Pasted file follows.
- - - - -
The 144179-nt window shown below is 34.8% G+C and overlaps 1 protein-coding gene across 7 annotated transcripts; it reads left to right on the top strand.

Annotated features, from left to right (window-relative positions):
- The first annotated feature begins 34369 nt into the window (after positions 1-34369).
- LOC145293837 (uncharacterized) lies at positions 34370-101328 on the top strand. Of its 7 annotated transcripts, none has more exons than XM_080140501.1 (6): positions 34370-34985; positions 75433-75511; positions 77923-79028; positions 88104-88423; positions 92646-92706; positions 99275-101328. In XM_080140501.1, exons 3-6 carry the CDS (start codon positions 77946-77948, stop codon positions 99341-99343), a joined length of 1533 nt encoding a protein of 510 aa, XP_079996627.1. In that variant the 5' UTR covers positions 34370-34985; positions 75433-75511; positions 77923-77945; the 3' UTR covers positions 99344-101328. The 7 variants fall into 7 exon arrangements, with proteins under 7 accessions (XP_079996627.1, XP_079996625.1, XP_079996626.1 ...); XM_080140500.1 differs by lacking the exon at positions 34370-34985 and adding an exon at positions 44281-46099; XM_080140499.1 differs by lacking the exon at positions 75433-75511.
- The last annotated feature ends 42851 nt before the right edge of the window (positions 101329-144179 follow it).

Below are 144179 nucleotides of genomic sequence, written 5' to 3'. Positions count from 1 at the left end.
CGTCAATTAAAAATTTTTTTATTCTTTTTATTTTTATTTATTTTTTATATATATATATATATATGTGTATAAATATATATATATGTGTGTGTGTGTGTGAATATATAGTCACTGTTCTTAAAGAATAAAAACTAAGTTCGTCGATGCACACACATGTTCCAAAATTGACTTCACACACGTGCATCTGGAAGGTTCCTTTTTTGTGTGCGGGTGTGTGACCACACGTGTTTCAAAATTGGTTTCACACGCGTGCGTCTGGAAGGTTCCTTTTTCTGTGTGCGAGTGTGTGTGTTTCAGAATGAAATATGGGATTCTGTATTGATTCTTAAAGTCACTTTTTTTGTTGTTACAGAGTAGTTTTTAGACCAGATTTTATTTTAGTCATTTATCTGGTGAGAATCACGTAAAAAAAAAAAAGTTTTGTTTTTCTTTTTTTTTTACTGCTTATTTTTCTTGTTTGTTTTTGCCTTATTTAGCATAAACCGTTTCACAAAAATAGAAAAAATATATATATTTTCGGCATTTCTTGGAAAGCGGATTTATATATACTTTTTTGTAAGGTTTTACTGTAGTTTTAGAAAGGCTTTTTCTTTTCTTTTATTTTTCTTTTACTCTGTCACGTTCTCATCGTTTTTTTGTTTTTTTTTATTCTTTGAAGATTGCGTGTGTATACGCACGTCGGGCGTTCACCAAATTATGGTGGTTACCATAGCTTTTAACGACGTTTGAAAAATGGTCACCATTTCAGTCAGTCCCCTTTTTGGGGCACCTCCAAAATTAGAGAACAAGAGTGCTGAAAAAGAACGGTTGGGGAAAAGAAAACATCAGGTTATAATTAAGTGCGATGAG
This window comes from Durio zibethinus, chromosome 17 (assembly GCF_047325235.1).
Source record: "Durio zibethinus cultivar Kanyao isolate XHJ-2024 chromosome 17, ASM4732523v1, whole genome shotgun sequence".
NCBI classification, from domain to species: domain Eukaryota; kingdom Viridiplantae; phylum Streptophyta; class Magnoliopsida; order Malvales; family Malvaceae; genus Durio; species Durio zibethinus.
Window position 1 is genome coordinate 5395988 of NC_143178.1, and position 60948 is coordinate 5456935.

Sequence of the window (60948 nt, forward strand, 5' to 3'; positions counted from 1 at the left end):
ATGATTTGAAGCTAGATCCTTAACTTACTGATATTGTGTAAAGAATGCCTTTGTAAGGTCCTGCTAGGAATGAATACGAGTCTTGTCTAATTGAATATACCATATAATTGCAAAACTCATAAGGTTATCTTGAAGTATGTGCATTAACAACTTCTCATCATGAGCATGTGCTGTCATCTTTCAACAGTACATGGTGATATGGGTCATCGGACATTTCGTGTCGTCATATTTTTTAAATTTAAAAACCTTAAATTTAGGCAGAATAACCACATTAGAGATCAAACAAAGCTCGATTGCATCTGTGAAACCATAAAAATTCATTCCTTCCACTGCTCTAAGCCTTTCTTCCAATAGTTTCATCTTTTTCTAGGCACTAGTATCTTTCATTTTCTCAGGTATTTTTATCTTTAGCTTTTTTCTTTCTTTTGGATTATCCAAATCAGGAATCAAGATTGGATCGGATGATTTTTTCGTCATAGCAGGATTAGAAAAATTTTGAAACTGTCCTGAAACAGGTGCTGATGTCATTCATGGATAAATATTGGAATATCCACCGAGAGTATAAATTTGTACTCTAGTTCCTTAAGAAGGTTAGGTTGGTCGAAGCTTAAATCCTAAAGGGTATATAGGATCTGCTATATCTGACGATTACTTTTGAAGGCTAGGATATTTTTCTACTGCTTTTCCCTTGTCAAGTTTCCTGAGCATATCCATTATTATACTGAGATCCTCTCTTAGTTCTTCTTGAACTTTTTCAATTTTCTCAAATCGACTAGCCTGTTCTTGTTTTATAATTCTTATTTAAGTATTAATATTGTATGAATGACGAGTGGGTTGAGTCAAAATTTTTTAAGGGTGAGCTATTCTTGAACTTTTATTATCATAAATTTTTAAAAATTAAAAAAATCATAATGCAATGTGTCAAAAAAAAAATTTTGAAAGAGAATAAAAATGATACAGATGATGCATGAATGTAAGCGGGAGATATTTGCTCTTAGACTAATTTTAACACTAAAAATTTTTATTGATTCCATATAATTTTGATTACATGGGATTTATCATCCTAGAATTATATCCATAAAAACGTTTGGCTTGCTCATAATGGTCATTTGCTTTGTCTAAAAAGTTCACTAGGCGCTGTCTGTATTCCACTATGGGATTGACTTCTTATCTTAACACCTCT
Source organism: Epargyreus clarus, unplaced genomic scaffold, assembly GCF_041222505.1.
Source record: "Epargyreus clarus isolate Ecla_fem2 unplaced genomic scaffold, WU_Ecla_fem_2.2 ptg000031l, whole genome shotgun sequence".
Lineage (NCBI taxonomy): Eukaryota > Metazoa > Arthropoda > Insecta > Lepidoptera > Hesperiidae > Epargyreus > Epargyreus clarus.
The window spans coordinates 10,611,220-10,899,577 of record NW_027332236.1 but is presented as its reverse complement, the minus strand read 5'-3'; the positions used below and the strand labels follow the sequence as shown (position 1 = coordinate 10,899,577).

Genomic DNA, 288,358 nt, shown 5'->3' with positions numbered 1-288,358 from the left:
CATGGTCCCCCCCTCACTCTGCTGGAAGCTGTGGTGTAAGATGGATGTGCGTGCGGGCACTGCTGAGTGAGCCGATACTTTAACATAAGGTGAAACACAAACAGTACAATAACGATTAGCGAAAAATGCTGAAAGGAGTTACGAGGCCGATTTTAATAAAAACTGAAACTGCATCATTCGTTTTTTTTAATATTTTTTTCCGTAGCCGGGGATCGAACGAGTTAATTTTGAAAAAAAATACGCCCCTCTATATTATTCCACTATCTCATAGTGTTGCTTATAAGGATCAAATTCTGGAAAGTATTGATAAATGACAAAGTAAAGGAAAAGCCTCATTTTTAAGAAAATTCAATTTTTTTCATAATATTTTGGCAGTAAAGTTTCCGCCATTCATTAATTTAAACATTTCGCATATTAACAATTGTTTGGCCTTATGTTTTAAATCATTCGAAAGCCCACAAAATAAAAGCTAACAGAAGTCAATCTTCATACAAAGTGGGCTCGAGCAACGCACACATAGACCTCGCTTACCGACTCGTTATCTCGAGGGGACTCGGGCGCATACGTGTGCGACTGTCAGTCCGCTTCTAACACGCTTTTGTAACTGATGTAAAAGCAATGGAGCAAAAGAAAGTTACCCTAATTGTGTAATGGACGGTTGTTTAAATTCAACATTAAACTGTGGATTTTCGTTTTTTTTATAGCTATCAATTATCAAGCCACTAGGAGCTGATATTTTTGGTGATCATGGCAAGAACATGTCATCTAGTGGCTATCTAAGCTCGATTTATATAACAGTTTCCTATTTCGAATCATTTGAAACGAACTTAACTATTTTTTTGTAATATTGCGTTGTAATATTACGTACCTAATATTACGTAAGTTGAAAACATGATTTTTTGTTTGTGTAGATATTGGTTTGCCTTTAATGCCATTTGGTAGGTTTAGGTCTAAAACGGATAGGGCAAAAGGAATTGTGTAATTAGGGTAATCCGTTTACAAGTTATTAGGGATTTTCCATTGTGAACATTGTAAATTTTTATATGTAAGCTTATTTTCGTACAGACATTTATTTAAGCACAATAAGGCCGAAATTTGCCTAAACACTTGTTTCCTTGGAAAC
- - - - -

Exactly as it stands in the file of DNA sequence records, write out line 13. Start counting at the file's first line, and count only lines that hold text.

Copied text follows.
ATGATTTGAAGCTAGATCCTTAACTTACTGATATTGTGTAAAGAATGCCTTTGTAAGGTCCTGCTAGGAATGAATACGAGTCTTGTCTAATTGAATATACCATATAATTGCAAAACTCATAAGGTTATCTTGAAGTATGTGCATTAACAACTTCTCATCATGAGCATGTGCTGTCATCTTTCAACAGTACATGGTGATATGGGTCATCGGACATTTCGTGTCGTCATATTTTTTAAATTTAAAAACCTTAAATTTAGGCAGAATAACCACATTAGAGATCAAACAAAGCTCGATTGCATCTGTGAAACCATAAAAATTCATTCCTTCCACTGCTCTAAGCCTTTCTTCCAATAGTTTCATCTTTTTCTAGGCACTAGTATCTTTCATTTTCTCAGGTATTTTTATCTTTAGCTTTTTTCTTTCTTTTGGATTATCCAAATCAGGAATCAAGATTGGATCGGATGATTTTTTCGTCATAGCAGGATTAGAAAAATTTTGAAACTGTCCTGAAACAGGTGCTGATGTCATTCATGGATAAATATTGGAATATCCACCGAGAGTATAAATTTGTACTCTAGTTCCTTAAGAAGGTTAGGTTGGTCGAAGCTTAAATCCTAAAGGGTATATAGGATCTGCTATATCTGACGATTACTTTTGAAGGCTAGGATATTTTTCTACTGCTTTTCCCTTGTCAAGTTTCCTGAGCATATCCATTATTATACTGAGATCCTCTCTTAGTTCTTCTTGAACTTTTTCAATTTTCTCAAATCGACTAGCCTGTTCTTGTTTTATAATTCTTATTTAAGTATTAATATTGTATGAATGACGAGTGGGTTGAGTCAAAATTTTTTAAGGGTGAGCTATTCTTGAACTTTTATTATCATAAATTTTTAAAAATTAAAAAAATCATAATGCAATGTGTCAAAAAAAAAATTTTGAAAGAGAATAAAAATGATACAGATGATGCATGAATGTAAGCGGGAGATATTTGCTCTTAGACTAATTTTAACACTAAAAATTTTTATTGATTCCATATAATTTTGATTACATGGGATTTATCATCCTAGAATTATATCCATAAAAACGTTTGGCTTGCTCATAATGGTCATTTGCTTTGTCTAAAAAGTTCACTAGGCGCTGTCTGTATTCCACTATGGGATTGACTTCTTATCTTAACACCTCT